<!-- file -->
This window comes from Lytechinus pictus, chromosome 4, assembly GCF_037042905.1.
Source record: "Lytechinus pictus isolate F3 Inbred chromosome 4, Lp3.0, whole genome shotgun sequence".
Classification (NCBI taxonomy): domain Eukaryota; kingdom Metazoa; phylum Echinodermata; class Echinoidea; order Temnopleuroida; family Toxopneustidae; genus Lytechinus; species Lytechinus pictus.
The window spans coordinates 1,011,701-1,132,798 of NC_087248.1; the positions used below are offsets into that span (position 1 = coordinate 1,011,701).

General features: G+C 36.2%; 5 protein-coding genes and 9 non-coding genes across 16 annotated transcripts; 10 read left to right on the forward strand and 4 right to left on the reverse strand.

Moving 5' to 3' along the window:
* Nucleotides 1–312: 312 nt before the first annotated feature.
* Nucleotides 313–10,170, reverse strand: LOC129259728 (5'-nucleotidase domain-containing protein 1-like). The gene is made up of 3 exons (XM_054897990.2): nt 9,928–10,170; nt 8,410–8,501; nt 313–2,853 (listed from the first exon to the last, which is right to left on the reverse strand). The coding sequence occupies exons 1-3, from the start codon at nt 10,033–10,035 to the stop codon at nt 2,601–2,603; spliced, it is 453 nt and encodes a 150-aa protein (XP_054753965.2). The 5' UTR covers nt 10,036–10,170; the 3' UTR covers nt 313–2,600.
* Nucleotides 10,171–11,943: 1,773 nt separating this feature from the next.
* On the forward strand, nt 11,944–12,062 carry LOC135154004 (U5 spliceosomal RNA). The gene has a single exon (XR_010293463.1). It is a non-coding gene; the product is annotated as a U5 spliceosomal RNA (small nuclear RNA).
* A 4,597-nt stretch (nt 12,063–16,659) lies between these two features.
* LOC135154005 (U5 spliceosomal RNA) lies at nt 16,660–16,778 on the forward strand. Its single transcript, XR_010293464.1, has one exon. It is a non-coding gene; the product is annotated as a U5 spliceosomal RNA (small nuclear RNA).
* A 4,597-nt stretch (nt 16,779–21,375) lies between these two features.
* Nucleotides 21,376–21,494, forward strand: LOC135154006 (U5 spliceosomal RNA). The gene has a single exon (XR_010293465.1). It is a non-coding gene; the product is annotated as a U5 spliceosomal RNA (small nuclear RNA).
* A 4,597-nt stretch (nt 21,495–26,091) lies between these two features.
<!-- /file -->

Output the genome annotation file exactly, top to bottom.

This window comes from Lytechinus pictus, chromosome 4, assembly GCF_037042905.1.
Source record: "Lytechinus pictus isolate F3 Inbred chromosome 4, Lp3.0, whole genome shotgun sequence".
Classification (NCBI taxonomy): domain Eukaryota; kingdom Metazoa; phylum Echinodermata; class Echinoidea; order Temnopleuroida; family Toxopneustidae; genus Lytechinus; species Lytechinus pictus.
The window spans coordinates 1,011,701-1,132,798 of NC_087248.1; the positions used below are offsets into that span (position 1 = coordinate 1,011,701).

General features: G+C 36.2%; 5 protein-coding genes and 9 non-coding genes across 16 annotated transcripts; 10 read left to right on the forward strand and 4 right to left on the reverse strand.

Moving 5' to 3' along the window:
* Nucleotides 1–312: 312 nt before the first annotated feature.
* Nucleotides 313–10,170, reverse strand: LOC129259728 (5'-nucleotidase domain-containing protein 1-like). The gene is made up of 3 exons (XM_054897990.2): nt 9,928–10,170; nt 8,410–8,501; nt 313–2,853 (listed from the first exon to the last, which is right to left on the reverse strand). The coding sequence occupies exons 1-3, from the start codon at nt 10,033–10,035 to the stop codon at nt 2,601–2,603; spliced, it is 453 nt and encodes a 150-aa protein (XP_054753965.2). The 5' UTR covers nt 10,036–10,170; the 3' UTR covers nt 313–2,600.
* Nucleotides 10,171–11,943: 1,773 nt separating this feature from the next.
* On the forward strand, nt 11,944–12,062 carry LOC135154004 (U5 spliceosomal RNA). The gene has a single exon (XR_010293463.1). It is a non-coding gene; the product is annotated as a U5 spliceosomal RNA (small nuclear RNA).
* A 4,597-nt stretch (nt 12,063–16,659) lies between these two features.
* LOC135154005 (U5 spliceosomal RNA) lies at nt 16,660–16,778 on the forward strand. Its single transcript, XR_010293464.1, has one exon. It is a non-coding gene; the product is annotated as a U5 spliceosomal RNA (small nuclear RNA).
* A 4,597-nt stretch (nt 16,779–21,375) lies between these two features.
* Nucleotides 21,376–21,494, forward strand: LOC135154006 (U5 spliceosomal RNA). The gene has a single exon (XR_010293465.1). It is a non-coding gene; the product is annotated as a U5 spliceosomal RNA (small nuclear RNA).
* A 4,597-nt stretch (nt 21,495–26,091) lies between these two features.